Williams opted out of the game after a DUI arrest that would have left him suspended for the bowl game by Pittman if he had not decided to leave the team before what would have been his final college game.

Jefferson said Burks being out opens the door of opportunity for other Hog receivers.

“Bryce Stephens and Jaedon Wilson among our young receivers have stepped up pretty big time,” Jefferson said. “Just young guys maturing and getting reps. They’ve scrimmaged and been blocking and catching balls. They might come up to me and ask what are you looking at from this standpoint on plays and stuff like that. They are taking advantage of their opportunities right now.”

Day 1 of Outback Bowl practice in Tampa, Fla. / Photo: ArkansasRazorbacks.com

Penn State coach James Franklin is dealing with more opt outs than Pittman. The Nittany Lions have taken hits across the board on defense with tackle Derrick Tangelo, end Arnold Ebiketie, linebackers Ellis Brooks and Brandon Smith, and safety Jaquan Brisker sitting out in anticipation of the NF Draft.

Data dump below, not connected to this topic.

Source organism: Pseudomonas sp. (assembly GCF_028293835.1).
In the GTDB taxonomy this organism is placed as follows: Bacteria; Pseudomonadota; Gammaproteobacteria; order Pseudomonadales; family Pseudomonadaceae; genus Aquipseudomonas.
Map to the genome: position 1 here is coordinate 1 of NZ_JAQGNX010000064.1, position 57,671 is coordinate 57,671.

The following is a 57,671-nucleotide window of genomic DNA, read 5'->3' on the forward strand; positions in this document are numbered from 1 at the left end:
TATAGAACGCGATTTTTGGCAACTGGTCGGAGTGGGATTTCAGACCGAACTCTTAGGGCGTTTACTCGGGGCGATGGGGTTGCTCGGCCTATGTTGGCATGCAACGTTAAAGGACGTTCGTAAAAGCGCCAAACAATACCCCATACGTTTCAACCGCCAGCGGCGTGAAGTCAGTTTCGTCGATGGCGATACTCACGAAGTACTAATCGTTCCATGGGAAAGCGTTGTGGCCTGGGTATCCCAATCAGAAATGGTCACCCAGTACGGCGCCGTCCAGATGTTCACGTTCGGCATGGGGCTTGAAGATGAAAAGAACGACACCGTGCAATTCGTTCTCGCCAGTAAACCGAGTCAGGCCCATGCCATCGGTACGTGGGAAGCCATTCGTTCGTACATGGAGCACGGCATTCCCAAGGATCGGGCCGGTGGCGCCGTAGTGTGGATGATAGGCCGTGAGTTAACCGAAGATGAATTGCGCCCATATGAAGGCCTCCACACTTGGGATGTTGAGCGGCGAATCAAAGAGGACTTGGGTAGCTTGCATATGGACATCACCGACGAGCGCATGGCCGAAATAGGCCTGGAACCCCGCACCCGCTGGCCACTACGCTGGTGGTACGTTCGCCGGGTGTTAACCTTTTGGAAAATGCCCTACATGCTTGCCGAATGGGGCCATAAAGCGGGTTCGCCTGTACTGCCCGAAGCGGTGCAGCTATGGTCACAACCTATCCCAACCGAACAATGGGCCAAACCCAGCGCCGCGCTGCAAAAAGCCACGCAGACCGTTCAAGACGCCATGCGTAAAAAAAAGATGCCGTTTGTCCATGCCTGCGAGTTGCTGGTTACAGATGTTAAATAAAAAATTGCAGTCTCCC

The Nittany Lions will also be without all-conference wide receiver Jahan Dotson. Penn State left offensive tackle Rasheed Walker also was spotted on crutches on Christmas Day by reporters when his squad arrived in Tampa.

“We’ve never seen people not playing [bowl games],” Franklin said of the opt outs and bowl cancelations because of Covid-19. “It happened a little bit last year. We thought we were done with it. It’s happening again this year. For us, we want to play. We want to represent the Outback Bowl the right way. We want to represent Penn State the right way.”

Pittman said he admired Franklin and Penn State for not trying to pull out of the game because of the large number of opt outs the squad faced.

“I think it says a lot about Penn State and Coach Franklin,” Pittman said. “He’s had several [opt outs] over there at Penn State. The teams are different. I mean that’s just what it is. But we have 120 on our team. The other 115 or 110 that are left right now, they deserve the opportunity to play. I don’t think either one of us … are looking for a way out. We’re looking for a way in. I think that’s what coach did. I know that’s what we did as well.”